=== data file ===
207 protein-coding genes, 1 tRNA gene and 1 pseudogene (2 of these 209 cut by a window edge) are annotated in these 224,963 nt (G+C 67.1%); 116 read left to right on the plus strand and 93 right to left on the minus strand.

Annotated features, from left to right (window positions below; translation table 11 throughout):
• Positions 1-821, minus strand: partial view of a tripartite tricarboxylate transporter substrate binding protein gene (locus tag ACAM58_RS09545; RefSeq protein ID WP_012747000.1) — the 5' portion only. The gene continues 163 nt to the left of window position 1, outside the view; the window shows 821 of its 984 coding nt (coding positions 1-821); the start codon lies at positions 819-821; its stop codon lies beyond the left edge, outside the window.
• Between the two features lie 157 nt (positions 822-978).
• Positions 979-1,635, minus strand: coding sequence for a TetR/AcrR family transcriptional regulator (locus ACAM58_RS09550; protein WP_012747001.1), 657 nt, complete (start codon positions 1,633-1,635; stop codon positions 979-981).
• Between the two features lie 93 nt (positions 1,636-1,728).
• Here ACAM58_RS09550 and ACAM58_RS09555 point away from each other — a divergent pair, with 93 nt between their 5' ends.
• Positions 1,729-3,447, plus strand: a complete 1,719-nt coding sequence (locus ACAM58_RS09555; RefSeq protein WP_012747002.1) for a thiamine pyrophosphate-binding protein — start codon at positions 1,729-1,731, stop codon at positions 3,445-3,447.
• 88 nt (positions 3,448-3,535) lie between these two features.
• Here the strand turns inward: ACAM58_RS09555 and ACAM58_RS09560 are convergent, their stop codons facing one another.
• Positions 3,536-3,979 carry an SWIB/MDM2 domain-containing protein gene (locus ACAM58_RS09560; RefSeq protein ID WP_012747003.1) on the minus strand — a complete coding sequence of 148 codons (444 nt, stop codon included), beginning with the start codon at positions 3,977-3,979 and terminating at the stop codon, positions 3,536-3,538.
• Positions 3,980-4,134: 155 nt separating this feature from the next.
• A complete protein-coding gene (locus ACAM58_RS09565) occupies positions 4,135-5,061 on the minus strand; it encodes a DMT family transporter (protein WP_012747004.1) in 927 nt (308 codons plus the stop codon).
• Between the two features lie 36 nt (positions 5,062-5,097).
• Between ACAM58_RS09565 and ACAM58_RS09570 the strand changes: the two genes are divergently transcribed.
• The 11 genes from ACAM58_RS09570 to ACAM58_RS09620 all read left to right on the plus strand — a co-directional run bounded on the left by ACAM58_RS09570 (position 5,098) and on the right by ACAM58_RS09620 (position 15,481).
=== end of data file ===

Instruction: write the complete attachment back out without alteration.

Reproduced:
207 protein-coding genes, 1 tRNA gene and 1 pseudogene (2 of these 209 cut by a window edge) are annotated in these 224,963 nt (G+C 67.1%); 116 read left to right on the plus strand and 93 right to left on the minus strand.

Annotated features, from left to right (window positions below; translation table 11 throughout):
• Positions 1-821, minus strand: partial view of a tripartite tricarboxylate transporter substrate binding protein gene (locus tag ACAM58_RS09545; RefSeq protein ID WP_012747000.1) — the 5' portion only. The gene continues 163 nt to the left of window position 1, outside the view; the window shows 821 of its 984 coding nt (coding positions 1-821); the start codon lies at positions 819-821; its stop codon lies beyond the left edge, outside the window.
• Between the two features lie 157 nt (positions 822-978).
• Positions 979-1,635, minus strand: coding sequence for a TetR/AcrR family transcriptional regulator (locus ACAM58_RS09550; protein WP_012747001.1), 657 nt, complete (start codon positions 1,633-1,635; stop codon positions 979-981).
• Between the two features lie 93 nt (positions 1,636-1,728).
• Here ACAM58_RS09550 and ACAM58_RS09555 point away from each other — a divergent pair, with 93 nt between their 5' ends.
• Positions 1,729-3,447, plus strand: a complete 1,719-nt coding sequence (locus ACAM58_RS09555; RefSeq protein WP_012747002.1) for a thiamine pyrophosphate-binding protein — start codon at positions 1,729-1,731, stop codon at positions 3,445-3,447.
• 88 nt (positions 3,448-3,535) lie between these two features.
• Here the strand turns inward: ACAM58_RS09555 and ACAM58_RS09560 are convergent, their stop codons facing one another.
• Positions 3,536-3,979 carry an SWIB/MDM2 domain-containing protein gene (locus ACAM58_RS09560; RefSeq protein ID WP_012747003.1) on the minus strand — a complete coding sequence of 148 codons (444 nt, stop codon included), beginning with the start codon at positions 3,977-3,979 and terminating at the stop codon, positions 3,536-3,538.
• Positions 3,980-4,134: 155 nt separating this feature from the next.
• A complete protein-coding gene (locus ACAM58_RS09565) occupies positions 4,135-5,061 on the minus strand; it encodes a DMT family transporter (protein WP_012747004.1) in 927 nt (308 codons plus the stop codon).
• Between the two features lie 36 nt (positions 5,062-5,097).
• Between ACAM58_RS09565 and ACAM58_RS09570 the strand changes: the two genes are divergently transcribed.
• The 11 genes from ACAM58_RS09570 to ACAM58_RS09620 all read left to right on the plus strand — a co-directional run bounded on the left by ACAM58_RS09570 (position 5,098) and on the right by ACAM58_RS09620 (position 15,481).